This was the first time I'd ever considered buying an import and I did some research on import companies before I went ahead. Buying a brand new import is significantly different to buying a new car from a UK dealer in one important respect: with a dealer you are buying the car direct from their franchise, with an import you are privately buying the car from Japan, with the importer acting as your agent. There is a vast range of different types of importers, from those that basically provide you with advice and contacts in exchange for a fee; to those that act more like a dealer: buying the car in Japan; shipping it to the UK; sending it for SVA (Single Vehicle Approval) testing - required for the car to be legally used in the UK; paying the UK taxes; and registration. Even in the latter category there is plenty of variation in what the importer offers. New rules in Japan mean that most cars have to be registered in Japan before they can be exported. This means you are effectively buying a second-hand car even if it is brand new as there is a Japanese 'owner' who immediately sells it on to you. But some importers have a good enough relationship with Subaru Japan that they can act like a franchise and export the car unregistered, so you are officially the first owner of the car. Some importers also carry out additional work on the car to prepare it for use in the UK: additional rustproofing is a must and an ECU re-map is advisable as the map it comes with will be optimised for Japanses 100 RON fuel. Most insurance companies will also insist you have some form of tracker in addition to a CAT1 alarm to cover an Impreza.

In the end I decided to buy through Litchfield Imports. Litchfield were the suppliers of most of the cars reviewed by the motoring magazines and were establising themselves as a Subaru specialist with the launch of the Type 25. They also provided the most comprehensive service of the importers I'd researched with fitment of alarm and tracker, full ECU remap and rust proofing in addition to unregistered car import and handling all the tests and taxes. However, even with an almost complete 'value add' service the buying process was still very different to buying from a dealer. First, you pay a deposit on the car which means they place the order in Japan for you. Once the car has been secured in Japan (which took eight weeks, somewhat longer than normal due to the car being a limited edition) you pay a much larger amount; effectively buying it for its Japanese Yen value. At this point the car is yours, it just happens to be on the other side of the world. Litchfield send you photos of the car's certfificates and of the car itself sitting in the docks holding area which is kind of nice but also a bit frustrating as all you want to do is drive the thing! The car is then shipped to the UK which takes anywhere between four and seven weeks depending on how long the car sits on the docks waiting for the next ship, and what the weather is like for the journey. Once in the UK it then has to be SVA'd, registered, and have the additional rustproofing and alarm/tracker fitment. You can then pick it up which means paying the balance on the car: effectively you're paying the taxes and the importers fee for their service at that point. Then, after 1000 miles of running in, it goes for its 1000 mile service and has any modifications made and the ECU re-map.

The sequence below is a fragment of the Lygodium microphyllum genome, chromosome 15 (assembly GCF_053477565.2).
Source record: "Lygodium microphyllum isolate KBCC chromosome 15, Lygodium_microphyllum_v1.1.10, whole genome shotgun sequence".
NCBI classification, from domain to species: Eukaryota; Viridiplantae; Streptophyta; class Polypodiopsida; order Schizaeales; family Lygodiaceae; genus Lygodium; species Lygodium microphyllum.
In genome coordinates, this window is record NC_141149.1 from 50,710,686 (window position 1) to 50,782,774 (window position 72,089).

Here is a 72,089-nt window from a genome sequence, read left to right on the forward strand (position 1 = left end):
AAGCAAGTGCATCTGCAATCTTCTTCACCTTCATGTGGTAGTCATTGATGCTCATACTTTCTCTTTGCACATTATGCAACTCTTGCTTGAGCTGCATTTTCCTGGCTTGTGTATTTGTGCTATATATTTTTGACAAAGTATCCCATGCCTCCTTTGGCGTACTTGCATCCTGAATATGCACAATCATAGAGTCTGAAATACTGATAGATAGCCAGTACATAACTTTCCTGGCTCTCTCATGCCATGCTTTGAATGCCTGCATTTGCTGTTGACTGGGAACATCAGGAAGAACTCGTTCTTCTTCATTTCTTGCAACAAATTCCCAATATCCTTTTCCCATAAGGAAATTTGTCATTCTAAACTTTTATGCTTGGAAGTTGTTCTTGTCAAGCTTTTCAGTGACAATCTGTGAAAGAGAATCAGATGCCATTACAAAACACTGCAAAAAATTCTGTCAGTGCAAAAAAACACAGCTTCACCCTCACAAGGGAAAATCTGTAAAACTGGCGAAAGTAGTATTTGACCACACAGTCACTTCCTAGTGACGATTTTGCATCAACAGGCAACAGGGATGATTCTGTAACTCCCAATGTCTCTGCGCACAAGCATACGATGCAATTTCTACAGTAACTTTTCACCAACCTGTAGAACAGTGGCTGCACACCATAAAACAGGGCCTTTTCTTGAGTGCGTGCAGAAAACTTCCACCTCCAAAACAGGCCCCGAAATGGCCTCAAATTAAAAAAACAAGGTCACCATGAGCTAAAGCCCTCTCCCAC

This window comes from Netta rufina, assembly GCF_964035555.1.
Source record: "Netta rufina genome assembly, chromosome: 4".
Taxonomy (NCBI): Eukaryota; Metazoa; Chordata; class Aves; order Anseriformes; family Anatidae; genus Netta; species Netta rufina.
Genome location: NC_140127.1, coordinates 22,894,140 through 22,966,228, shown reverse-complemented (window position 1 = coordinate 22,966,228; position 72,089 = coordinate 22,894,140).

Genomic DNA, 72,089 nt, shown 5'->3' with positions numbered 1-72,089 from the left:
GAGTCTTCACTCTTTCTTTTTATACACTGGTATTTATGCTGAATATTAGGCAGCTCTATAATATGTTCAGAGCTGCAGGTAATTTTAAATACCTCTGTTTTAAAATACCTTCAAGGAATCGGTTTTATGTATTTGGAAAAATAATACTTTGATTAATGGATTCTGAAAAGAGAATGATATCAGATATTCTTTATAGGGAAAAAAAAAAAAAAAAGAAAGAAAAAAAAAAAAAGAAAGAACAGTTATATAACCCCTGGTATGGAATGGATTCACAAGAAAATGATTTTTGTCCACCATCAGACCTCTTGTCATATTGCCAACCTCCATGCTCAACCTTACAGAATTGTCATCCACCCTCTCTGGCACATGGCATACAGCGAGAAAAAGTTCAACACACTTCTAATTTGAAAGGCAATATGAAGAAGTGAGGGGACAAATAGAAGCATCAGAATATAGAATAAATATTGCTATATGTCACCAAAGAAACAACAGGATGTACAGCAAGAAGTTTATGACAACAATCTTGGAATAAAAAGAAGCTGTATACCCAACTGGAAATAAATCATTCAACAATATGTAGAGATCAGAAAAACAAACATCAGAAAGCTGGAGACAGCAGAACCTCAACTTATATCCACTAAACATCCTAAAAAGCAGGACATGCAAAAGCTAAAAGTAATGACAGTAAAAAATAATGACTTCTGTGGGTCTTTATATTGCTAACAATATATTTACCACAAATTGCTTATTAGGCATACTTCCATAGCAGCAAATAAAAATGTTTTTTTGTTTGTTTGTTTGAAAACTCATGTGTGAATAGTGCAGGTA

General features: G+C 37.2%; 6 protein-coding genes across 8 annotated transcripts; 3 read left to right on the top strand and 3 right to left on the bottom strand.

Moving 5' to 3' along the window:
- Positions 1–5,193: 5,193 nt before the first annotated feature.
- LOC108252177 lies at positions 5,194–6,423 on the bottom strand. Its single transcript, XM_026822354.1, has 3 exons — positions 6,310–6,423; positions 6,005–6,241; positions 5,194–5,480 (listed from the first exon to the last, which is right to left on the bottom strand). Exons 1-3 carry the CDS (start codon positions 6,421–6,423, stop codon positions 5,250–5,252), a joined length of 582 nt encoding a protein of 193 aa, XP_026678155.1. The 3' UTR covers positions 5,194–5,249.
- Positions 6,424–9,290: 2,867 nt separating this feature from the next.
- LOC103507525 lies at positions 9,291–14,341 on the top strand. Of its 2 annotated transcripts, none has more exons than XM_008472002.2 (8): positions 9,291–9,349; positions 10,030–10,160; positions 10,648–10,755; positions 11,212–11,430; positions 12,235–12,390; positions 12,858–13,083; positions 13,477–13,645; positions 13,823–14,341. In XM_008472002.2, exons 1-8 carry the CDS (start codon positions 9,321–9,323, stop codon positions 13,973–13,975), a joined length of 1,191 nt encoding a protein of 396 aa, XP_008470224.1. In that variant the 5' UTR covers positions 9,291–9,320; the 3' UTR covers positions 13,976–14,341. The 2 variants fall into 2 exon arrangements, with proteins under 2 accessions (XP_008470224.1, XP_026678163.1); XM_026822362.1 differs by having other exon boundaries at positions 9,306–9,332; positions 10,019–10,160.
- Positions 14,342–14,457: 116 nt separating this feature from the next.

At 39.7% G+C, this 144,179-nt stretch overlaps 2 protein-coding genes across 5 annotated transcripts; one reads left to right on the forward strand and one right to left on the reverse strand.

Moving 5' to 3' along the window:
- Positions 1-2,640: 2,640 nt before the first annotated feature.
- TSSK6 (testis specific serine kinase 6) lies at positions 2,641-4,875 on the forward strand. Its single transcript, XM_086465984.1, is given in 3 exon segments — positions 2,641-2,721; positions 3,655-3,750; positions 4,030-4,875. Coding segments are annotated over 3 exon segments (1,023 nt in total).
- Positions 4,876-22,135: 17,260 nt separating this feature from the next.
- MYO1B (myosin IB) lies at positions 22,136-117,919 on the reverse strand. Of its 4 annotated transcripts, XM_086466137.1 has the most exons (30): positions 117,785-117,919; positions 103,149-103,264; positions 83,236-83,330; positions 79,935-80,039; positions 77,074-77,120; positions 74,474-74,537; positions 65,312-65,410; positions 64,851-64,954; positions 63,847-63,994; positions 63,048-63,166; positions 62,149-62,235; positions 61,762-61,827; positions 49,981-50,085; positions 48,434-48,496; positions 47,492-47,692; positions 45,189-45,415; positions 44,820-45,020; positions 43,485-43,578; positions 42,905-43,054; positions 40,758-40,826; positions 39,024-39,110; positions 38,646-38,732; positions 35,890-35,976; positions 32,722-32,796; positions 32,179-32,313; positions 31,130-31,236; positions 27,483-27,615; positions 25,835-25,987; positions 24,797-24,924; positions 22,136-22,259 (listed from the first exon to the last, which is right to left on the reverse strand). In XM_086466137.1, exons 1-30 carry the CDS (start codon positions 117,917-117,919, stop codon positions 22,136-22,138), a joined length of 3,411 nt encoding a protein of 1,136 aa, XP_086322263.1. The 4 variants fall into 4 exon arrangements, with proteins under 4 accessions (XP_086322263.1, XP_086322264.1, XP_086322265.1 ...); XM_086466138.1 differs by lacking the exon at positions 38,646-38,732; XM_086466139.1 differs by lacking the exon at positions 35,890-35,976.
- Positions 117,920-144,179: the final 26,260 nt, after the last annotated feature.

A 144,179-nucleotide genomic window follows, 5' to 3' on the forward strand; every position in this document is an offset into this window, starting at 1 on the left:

In my case, the import process took just over four months. For other models it might take less time but I would guess there is a minimum waiting time of two months. If you're considering importing a car, and want to find out more about my experience, please feel free to contact me.